Sadly, Trump has forgotten presidential oath



President Donald Trump has come up with a novel defense against charges that Russia may have interfered with the 2016 presidential election to help get him elected.

We weren’t criminals, the president seems to be saying. We’re just incredibly gullible nitwits.

Trump’s response to the now undeniable proof that Russia and its leader, Vladimir Putin, launched a sneak attack on the way we as free people decide who will lead us shows how little he understands about the problem.

The same goes for the folks who support him.

It’s as if, following the Japanese attack on Pearl Harbor, Franklin Delano Roosevelt had said:

“No one has found my fingerprints on any of the bombs, so there’s nothing to worry about.”

Or perhaps, if George W. Bush, following 9/11, had said:

“No one can prove that I helped the terrorists learn to fly, so it’s all good.”

The point the president and his devoted followers seem to miss is that Russia and Putin didn’t attack him.

Or Hillary Clinton.

Or Barack Obama.

No, Putin and Russia attacked the United States.

They attacked all of us.

It doesn’t matter if the Russians were trying to help Donald Trump, Hillary Clinton or Mickey Mouse. They tried to — and, in fact, may have managed to — take from us a decision that belongs to us.

To us.

I understand the president’s self-absorbed focus on and distress over the Special Counsel Robert Mueller’s investigation regarding Russia.

All evidence suggests that Mueller is tightening the circle around Trump.

Mueller already has two of the president’s aides in the bag, two people who have exchanged guilty pleas to lesser charges in exchange, presumably, for damaging testimony about higher-ups. Mueller also has Trump’s former campaign manager, Paul Manafort, up on criminal charges — with one of Manafort’s underlings ready to testify against his former boss. He has Steve Bannon, Trump’s one-time Svengali, apparently eager now to tell all. He has the president’s son and son-in-law meeting during the campaign with a Russian representative pledging to provide dirt on Clinton’s campaign.

And now Mueller has indictments against 13 Russian nationals — 13 more chances to flip someone, 13 more chances to connect Putin’s efforts to choose our government for us with Trump’s campaign to be president.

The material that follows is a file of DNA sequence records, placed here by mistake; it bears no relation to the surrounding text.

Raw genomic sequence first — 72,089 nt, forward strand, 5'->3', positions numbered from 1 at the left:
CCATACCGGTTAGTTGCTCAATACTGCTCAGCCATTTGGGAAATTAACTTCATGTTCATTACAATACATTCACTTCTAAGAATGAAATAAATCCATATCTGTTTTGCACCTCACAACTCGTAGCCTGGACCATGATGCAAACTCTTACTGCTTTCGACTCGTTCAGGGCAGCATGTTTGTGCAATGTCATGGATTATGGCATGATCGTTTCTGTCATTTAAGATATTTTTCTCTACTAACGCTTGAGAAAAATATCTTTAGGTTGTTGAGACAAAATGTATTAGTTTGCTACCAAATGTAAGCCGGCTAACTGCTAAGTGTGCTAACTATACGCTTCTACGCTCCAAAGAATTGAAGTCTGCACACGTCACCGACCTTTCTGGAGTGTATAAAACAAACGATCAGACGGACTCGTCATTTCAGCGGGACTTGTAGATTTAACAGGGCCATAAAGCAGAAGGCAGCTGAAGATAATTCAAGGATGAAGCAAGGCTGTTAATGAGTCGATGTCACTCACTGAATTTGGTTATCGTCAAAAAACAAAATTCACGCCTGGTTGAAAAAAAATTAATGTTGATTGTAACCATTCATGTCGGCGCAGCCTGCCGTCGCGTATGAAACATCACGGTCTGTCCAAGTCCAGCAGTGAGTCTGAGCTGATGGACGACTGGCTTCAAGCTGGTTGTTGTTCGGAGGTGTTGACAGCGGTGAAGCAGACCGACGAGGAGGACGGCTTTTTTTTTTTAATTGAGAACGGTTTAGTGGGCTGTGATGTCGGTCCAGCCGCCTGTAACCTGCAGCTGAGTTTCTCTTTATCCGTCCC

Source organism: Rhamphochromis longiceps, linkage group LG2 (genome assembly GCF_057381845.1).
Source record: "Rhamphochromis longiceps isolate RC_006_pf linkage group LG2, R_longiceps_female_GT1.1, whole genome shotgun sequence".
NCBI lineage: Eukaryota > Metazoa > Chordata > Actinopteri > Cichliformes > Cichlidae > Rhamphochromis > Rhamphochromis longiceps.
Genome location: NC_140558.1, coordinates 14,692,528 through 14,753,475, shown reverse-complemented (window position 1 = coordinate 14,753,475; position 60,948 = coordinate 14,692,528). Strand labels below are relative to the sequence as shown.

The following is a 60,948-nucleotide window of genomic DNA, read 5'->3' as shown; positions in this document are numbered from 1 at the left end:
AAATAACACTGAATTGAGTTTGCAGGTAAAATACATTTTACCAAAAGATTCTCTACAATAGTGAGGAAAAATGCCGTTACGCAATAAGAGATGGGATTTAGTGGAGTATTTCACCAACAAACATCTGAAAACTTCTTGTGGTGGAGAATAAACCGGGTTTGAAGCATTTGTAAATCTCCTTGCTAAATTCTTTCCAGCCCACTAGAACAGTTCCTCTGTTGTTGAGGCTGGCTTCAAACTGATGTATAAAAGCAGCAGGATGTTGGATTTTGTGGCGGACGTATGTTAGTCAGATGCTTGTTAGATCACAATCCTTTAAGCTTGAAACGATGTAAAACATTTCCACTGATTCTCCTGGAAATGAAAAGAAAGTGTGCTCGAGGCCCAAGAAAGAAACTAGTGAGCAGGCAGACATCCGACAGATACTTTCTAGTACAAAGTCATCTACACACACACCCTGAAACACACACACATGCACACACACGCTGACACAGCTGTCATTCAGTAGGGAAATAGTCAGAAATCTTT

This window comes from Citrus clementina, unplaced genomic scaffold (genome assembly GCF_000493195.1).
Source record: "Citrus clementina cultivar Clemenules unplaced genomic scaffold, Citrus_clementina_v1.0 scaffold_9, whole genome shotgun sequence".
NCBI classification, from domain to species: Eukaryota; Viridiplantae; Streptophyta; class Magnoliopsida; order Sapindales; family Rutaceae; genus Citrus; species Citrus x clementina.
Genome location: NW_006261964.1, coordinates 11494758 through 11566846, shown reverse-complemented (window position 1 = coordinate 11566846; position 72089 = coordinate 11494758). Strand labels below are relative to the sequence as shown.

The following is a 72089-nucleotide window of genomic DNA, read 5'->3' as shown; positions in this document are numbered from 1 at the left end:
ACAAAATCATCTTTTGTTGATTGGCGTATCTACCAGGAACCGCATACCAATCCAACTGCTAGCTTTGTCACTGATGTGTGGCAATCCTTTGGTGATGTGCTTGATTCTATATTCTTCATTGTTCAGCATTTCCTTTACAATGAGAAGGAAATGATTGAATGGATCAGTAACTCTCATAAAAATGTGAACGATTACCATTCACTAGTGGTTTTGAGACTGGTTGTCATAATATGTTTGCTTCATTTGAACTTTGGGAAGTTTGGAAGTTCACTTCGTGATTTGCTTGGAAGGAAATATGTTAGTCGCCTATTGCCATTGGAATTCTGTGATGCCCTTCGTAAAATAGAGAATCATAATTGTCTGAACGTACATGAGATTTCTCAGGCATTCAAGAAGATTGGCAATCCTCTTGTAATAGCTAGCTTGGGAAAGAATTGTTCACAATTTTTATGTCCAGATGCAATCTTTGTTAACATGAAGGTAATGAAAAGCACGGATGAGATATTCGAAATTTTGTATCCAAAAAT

With all this going on, the president doubtless feels as though the walls are closing in on him and those near him. As it stands, several members of his official family have been implicated in the Russia probe — and, because of this president’s penchant for nepotism, it’s possible his blood family will be ensnared, too.

It’s easy to grasp why Donald Trump might be preoccupied with questions of his personal safety rather than the nation’s security.

But here’s the thing.

The nation didn’t take an oath Jan. 20, 2017, and pledge to serve Donald Trump. No, Donald Trump took an oath to serve the nation.

It’s his job to put aside these personal worries and focus on the fact that America is under threat.

There were charges at the time of Pearl Harbor — and after, for that matter — that FDR ignored warnings regarding the Japanese attack.

There also were congressional inquiries into his and his administration’s management of war efforts during World War II.

These investigations didn’t distract or stop him from doing his duty and defending the nation from attack.

Similarly, George W. Bush faced charges that he hadn’t paid attention to signals that Osama bin Laden planned to use our own transportation grid as a weapon against us. There also were accusations that he and his family had business ties a little too cozy for comfort in the Middle East. And there also were congressional inquiries into his conduct.

These charges and investigations didn’t distract or stop him, either, from doing his duty and defending the nation from attack.

But, then, FDR and W understood something that Donald Trump does not.

Presidents are public property. What they do or don’t do is subject to scrutiny, criticism and, yes, investigation.

None of that changes the fact that they still have jobs to do, duties to perform, oaths to fulfill.

That’s why another president often investigated and maligned, Harry Truman, kept a sign on his desk that read:

“The buck stops here.”

John Krull is director of Franklin College’s Pulliam School of Journalism, host of “No Limits” WFYI 90.1 Indianapolis and publisher of, a news website powered by Franklin College journalism students. Send comments to [email protected].

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